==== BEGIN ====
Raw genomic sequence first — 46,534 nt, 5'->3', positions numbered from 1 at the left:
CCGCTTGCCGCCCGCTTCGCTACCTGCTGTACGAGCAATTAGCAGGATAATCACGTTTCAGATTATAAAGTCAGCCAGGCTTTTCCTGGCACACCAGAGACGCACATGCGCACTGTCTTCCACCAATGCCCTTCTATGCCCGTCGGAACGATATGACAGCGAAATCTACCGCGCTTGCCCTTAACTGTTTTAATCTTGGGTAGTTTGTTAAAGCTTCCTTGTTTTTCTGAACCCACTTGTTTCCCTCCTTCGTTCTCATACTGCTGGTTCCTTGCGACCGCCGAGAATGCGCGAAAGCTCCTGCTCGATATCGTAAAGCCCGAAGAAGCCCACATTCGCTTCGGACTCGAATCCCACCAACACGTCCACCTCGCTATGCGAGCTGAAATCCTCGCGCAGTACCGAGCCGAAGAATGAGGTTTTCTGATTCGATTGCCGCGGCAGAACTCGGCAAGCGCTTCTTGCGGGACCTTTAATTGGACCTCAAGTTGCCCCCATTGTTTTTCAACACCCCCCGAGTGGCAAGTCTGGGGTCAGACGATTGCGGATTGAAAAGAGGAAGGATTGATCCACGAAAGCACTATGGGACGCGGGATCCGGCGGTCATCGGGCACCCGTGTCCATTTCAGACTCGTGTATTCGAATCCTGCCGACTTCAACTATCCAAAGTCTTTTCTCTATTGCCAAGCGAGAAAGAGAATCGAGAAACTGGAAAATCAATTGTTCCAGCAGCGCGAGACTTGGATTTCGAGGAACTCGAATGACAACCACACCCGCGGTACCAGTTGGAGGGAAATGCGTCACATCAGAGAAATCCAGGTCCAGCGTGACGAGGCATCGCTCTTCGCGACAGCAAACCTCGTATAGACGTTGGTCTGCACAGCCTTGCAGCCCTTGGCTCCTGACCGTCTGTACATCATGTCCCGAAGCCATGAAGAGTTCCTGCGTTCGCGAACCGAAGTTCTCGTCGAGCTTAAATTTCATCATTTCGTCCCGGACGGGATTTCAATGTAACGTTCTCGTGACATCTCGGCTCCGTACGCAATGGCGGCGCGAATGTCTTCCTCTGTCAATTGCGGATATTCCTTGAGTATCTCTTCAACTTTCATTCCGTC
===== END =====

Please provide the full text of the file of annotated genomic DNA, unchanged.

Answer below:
Raw genomic sequence first — 46,534 nt, 5'->3', positions numbered from 1 at the left:
CCGCTTGCCGCCCGCTTCGCTACCTGCTGTACGAGCAATTAGCAGGATAATCACGTTTCAGATTATAAAGTCAGCCAGGCTTTTCCTGGCACACCAGAGACGCACATGCGCACTGTCTTCCACCAATGCCCTTCTATGCCCGTCGGAACGATATGACAGCGAAATCTACCGCGCTTGCCCTTAACTGTTTTAATCTTGGGTAGTTTGTTAAAGCTTCCTTGTTTTTCTGAACCCACTTGTTTCCCTCCTTCGTTCTCATACTGCTGGTTCCTTGCGACCGCCGAGAATGCGCGAAAGCTCCTGCTCGATATCGTAAAGCCCGAAGAAGCCCACATTCGCTTCGGACTCGAATCCCACCAACACGTCCACCTCGCTATGCGAGCTGAAATCCTCGCGCAGTACCGAGCCGAAGAATGAGGTTTTCTGATTCGATTGCCGCGGCAGAACTCGGCAAGCGCTTCTTGCGGGACCTTTAATTGGACCTCAAGTTGCCCCCATTGTTTTTCAACACCCCCCGAGTGGCAAGTCTGGGGTCAGACGATTGCGGATTGAAAAGAGGAAGGATTGATCCACGAAAGCACTATGGGACGCGGGATCCGGCGGTCATCGGGCACCCGTGTCCATTTCAGACTCGTGTATTCGAATCCTGCCGACTTCAACTATCCAAAGTCTTTTCTCTATTGCCAAGCGAGAAAGAGAATCGAGAAACTGGAAAATCAATTGTTCCAGCAGCGCGAGACTTGGATTTCGAGGAACTCGAATGACAACCACACCCGCGGTACCAGTTGGAGGGAAATGCGTCACATCAGAGAAATCCAGGTCCAGCGTGACGAGGCATCGCTCTTCGCGACAGCAAACCTCGTATAGACGTTGGTCTGCACAGCCTTGCAGCCCTTGGCTCCTGACCGTCTGTACATCATGTCCCGAAGCCATGAAGAGTTCCTGCGTTCGCGAACCGAAGTTCTCGTCGAGCTTAAATTTCATCATTTCGTCCCGGACGGGATTTCAATGTAACGTTCTCGTGACATCTCGGCTCCGTACGCAATGGCGGCGCGAATGTCTTCCTCTGTCAATTGCGGATATTCCTTGAGTATCTCTTCAACTTTCATTCCGTC